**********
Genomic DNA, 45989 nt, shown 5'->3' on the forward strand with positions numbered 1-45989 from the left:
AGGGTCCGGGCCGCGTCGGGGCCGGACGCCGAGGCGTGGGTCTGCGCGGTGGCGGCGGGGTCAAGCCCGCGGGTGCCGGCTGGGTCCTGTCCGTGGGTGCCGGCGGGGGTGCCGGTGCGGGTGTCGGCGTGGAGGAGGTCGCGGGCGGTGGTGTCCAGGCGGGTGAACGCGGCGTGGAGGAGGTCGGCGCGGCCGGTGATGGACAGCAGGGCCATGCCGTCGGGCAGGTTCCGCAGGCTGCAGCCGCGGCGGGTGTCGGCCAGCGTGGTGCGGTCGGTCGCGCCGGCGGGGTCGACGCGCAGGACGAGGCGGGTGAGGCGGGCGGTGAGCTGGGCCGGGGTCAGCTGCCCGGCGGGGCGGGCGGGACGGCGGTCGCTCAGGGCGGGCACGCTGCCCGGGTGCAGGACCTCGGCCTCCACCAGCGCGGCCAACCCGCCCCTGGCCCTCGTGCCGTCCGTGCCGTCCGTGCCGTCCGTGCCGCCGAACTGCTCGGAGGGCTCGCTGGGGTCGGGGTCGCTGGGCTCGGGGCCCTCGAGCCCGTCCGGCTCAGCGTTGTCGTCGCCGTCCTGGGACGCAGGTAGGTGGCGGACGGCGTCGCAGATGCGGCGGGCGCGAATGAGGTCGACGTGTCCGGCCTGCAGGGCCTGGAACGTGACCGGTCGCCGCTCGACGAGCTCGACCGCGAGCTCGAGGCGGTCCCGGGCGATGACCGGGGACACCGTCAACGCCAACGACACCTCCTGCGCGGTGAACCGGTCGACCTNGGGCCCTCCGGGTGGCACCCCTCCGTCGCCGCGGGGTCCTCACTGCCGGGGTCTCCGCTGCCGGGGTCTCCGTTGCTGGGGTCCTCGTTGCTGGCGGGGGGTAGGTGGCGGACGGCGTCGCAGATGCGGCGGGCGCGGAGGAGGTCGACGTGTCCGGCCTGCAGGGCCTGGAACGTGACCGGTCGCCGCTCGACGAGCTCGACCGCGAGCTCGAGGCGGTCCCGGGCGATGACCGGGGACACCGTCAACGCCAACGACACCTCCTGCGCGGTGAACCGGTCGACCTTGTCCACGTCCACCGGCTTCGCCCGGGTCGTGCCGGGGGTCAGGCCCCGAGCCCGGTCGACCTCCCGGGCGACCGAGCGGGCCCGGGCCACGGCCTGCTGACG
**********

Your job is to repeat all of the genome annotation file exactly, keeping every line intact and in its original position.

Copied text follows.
Genomic DNA, 45989 nt, shown 5'->3' on the forward strand with positions numbered 1-45989 from the left:
AGGGTCCGGGCCGCGTCGGGGCCGGACGCCGAGGCGTGGGTCTGCGCGGTGGCGGCGGGGTCAAGCCCGCGGGTGCCGGCTGGGTCCTGTCCGTGGGTGCCGGCGGGGGTGCCGGTGCGGGTGTCGGCGTGGAGGAGGTCGCGGGCGGTGGTGTCCAGGCGGGTGAACGCGGCGTGGAGGAGGTCGGCGCGGCCGGTGATGGACAGCAGGGCCATGCCGTCGGGCAGGTTCCGCAGGCTGCAGCCGCGGCGGGTGTCGGCCAGCGTGGTGCGGTCGGTCGCGCCGGCGGGGTCGACGCGCAGGACGAGGCGGGTGAGGCGGGCGGTGAGCTGGGCCGGGGTCAGCTGCCCGGCGGGGCGGGCGGGACGGCGGTCGCTCAGGGCGGGCACGCTGCCCGGGTGCAGGACCTCGGCCTCCACCAGCGCGGCCAACCCGCCCCTGGCCCTCGTGCCGTCCGTGCCGTCCGTGCCGTCCGTGCCGCCGAACTGCTCGGAGGGCTCGCTGGGGTCGGGGTCGCTGGGCTCGGGGCCCTCGAGCCCGTCCGGCTCAGCGTTGTCGTCGCCGTCCTGGGACGCAGGTAGGTGGCGGACGGCGTCGCAGATGCGGCGGGCGCGAATGAGGTCGACGTGTCCGGCCTGCAGGGCCTGGAACGTGACCGGTCGCCGCTCGACGAGCTCGACCGCGAGCTCGAGGCGGTCCCGGGCGATGACCGGGGACACCGTCAACGCCAACGACACCTCCTGCGCGGTGAACCGGTCGACCTNGGGCCCTCCGGGTGGCACCCCTCCGTCGCCGCGGGGTCCTCACTGCCGGGGTCTCCGCTGCCGGGGTCTCCGTTGCTGGGGTCCTCGTTGCTGGCGGGGGGTAGGTGGCGGACGGCGTCGCAGATGCGGCGGGCGCGGAGGAGGTCGACGTGTCCGGCCTGCAGGGCCTGGAACGTGACCGGTCGCCGCTCGACGAGCTCGACCGCGAGCTCGAGGCGGTCCCGGGCGATGACCGGGGACACCGTCAACGCCAACGACACCTCCTGCGCGGTGAACCGGTCGACCTTGTCCACGTCCACCGGCTTCGCCCGGGTCGTGCCGGGGGTCAGGCCCCGAGCCCGGTCGACCTCCCGGGCGACCGAGCGGGCCCGGGCCACGGCCTGCTGACG